Body-worn cameras (BWCs) are small devices that police officers can affix to their person—in a head-, shoulder-, or chest-mounted position—that can audio and video record their interactions with community members. BWCs have received strong support from the public and, in recent years, widespread buy-in from police leadership and officers because of their ability to improve accountability and transparency and enhance

January 28, 2019
Journal Article
 

Work-related requirements—such as employment, job search, job training, or community engagement activities—are currently a condition of eligibility for some safety net programs. Temporary Assistance for Needy Families (TANF), the Supplemental Nutrition Assistance Program (SNAP), housing assistance and Medicaid each include work-related requirements in some states or localities for some beneficiaries. Recent proposals

January 25, 2019
Research Report
 

In 2018, insurers exited from many Affordable Care Act (ACA) nongroup insurance marketplaces, and remaining insurers increased their premiums sharply in many areas. In 2019, most areas experienced modest increases, or even decreases, in premiums,1 despite the pending elimination of the individual mandate penalties. And nationally, more insurers entered marketplaces than exited.2 To better understand these developments, we

January 24, 2019
Brief
 

Changes in Unrelated Business Income Taxes (UBIT) mandated by the Tax Cuts and Jobs Act (TCJA) of 2017 will have significant costs for some nonprofit organizations. A survey of Independent Sector members and partner organizations in November 2018 reveals the costs and other implications of those changes. Costs of New Transportation Benefits UBIT Taxes: Over 200 nonprofit organizations estimate it will cost them more than $2.1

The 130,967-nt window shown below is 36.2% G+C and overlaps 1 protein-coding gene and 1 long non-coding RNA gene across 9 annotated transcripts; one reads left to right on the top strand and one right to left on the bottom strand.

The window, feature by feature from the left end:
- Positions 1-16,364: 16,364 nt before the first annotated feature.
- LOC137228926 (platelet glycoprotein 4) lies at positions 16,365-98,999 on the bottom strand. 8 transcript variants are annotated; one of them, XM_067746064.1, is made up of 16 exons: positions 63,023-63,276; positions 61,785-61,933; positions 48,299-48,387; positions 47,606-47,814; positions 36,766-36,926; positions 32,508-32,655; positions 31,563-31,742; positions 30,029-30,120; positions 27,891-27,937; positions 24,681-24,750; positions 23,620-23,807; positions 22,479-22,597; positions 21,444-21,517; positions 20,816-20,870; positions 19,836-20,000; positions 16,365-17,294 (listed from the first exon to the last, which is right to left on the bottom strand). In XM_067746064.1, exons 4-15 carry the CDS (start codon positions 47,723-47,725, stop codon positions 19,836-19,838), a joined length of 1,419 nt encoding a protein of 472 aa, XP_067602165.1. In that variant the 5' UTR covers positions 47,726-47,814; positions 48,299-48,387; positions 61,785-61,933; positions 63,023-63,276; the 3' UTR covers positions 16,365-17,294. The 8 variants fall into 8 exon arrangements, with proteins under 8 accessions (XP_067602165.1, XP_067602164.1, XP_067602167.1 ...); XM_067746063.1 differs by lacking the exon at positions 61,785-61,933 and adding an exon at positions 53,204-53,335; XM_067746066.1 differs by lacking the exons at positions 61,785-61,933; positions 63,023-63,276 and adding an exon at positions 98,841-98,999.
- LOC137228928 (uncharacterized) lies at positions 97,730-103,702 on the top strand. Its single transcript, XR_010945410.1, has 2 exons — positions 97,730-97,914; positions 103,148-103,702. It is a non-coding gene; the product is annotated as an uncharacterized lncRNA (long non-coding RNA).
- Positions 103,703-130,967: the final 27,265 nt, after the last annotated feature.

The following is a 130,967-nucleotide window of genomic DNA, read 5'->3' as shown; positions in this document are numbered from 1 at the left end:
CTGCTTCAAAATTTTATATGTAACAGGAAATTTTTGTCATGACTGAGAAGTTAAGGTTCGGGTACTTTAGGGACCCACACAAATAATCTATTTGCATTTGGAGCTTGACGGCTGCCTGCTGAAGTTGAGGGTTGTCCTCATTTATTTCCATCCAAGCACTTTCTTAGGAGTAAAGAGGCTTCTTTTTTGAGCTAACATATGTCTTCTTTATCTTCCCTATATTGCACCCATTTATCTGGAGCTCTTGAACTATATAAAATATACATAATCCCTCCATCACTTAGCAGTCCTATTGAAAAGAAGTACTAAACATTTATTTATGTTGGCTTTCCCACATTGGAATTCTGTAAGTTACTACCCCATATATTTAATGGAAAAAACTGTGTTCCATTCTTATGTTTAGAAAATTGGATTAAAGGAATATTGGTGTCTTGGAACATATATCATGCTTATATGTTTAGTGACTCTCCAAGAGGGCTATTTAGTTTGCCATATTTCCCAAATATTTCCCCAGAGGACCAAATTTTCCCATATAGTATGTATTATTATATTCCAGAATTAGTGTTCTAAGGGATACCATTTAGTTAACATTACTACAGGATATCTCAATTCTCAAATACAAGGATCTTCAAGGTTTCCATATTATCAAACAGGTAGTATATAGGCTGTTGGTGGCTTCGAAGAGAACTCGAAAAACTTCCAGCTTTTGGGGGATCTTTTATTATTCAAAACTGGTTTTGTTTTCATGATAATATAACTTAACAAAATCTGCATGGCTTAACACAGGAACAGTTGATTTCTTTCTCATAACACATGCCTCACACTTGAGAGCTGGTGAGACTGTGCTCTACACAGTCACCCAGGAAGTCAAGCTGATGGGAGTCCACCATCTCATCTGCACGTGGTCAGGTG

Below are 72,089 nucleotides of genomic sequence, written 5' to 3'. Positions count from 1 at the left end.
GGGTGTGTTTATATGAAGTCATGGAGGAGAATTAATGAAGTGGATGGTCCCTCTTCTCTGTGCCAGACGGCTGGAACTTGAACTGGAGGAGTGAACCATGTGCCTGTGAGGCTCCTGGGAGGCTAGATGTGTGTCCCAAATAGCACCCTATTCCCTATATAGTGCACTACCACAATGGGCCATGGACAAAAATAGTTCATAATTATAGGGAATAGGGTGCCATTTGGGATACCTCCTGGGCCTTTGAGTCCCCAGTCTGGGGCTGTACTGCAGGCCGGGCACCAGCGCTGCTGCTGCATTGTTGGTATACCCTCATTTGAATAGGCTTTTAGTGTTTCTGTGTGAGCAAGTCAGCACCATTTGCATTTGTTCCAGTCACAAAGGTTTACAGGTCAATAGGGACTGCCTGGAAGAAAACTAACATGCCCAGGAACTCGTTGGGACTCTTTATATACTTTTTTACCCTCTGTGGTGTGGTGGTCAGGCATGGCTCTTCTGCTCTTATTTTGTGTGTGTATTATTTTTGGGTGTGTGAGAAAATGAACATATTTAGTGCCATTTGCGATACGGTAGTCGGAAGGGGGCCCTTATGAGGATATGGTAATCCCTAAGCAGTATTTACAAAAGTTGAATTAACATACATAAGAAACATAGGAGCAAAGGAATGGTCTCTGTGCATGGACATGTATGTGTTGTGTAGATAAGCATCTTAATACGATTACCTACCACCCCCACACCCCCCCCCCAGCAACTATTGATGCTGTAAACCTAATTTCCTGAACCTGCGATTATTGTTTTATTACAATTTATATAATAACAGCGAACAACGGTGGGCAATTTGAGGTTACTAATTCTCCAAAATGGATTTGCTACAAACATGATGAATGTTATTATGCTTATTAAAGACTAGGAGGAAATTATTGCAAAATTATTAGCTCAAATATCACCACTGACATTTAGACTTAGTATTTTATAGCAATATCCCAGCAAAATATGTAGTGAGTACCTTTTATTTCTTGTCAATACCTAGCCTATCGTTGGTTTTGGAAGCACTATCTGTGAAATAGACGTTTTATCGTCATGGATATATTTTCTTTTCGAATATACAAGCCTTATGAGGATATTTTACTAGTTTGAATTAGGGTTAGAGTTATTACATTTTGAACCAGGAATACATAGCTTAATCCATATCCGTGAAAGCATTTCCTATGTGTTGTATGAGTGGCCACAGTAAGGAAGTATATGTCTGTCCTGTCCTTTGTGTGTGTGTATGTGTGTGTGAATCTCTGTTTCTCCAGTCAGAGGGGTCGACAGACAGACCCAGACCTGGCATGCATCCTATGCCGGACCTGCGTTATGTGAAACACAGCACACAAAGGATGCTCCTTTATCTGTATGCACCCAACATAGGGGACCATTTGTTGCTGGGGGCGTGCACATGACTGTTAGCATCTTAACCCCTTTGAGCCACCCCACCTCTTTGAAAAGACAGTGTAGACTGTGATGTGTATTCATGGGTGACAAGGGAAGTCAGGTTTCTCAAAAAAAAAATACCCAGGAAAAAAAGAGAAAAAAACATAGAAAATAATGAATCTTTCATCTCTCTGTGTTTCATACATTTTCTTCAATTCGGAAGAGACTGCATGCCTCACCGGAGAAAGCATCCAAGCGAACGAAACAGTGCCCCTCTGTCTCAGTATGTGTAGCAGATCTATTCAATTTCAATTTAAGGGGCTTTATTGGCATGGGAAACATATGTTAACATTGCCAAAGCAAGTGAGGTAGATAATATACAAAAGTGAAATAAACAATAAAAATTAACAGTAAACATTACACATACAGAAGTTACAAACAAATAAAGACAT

January 24, 2019
Research Report
 

Steep increases in the prevalence of opioid use disorder (OUD) among pregnant women have serious consequences for maternal and infant health. This study analyzed linked maternal and infant Medicaid claims data and infant birth records in three states in the year before and after birth occurring 2014 to 2015. In the year before and after birth, 2% of mothers had an OUD diagnosis and 6% had a substance use disorder (SUD) diagnosis

January 23, 2019
Journal Article
 

These fact sheets highlight key challenges and opportunities to generate ideas for policymakers, funders, and practitioners to better support career advancement beyond an entry-level job. The fact sheets focus on three areas: policy, programs, and research. The fact sheets reflect key points from the October 11, 2018, panel discussions and expert roundtable, Advancing to a Middle-Skill Job: Moving Beyond the First Step on a

January 22, 2019
Fact Sheet
 

These program profiles are a companion to the brief, Fulfilling the Promise of Career Pathways:  Strategies that Support Career Advancement. The profiles provide a more in-depth look at the career advancement programs highlighted in the brief. The organizations that lead these programs are: Instituto del Progreso Latino, Georgia Tech Supply Chain & Logistics Institute, Generation USA, the Washington Hospitality

January 22, 2019
Fact Sheet
 

The Health Profession Opportunity Grants Program (HPOG) provides Temporary Assistance for Needy Families recipients and other low-income people with education and training for occupations in the healthcare field that pay well and are in high demand. This 2-page fact sheet briefly describes the program and evaluation findings to date.

January 18, 2019
Brief
 

Every year, millions of workers in the United States develop new illnesses or injuries that limit their ability to remain on the job.  While some have access to employer-provided early intervention services that help them stay connected to the workforce, many do not.  Early intervention services support continued employment for workers who develop a new illness or injury, or experience the worsening of a chronic

January 17, 2019
Brief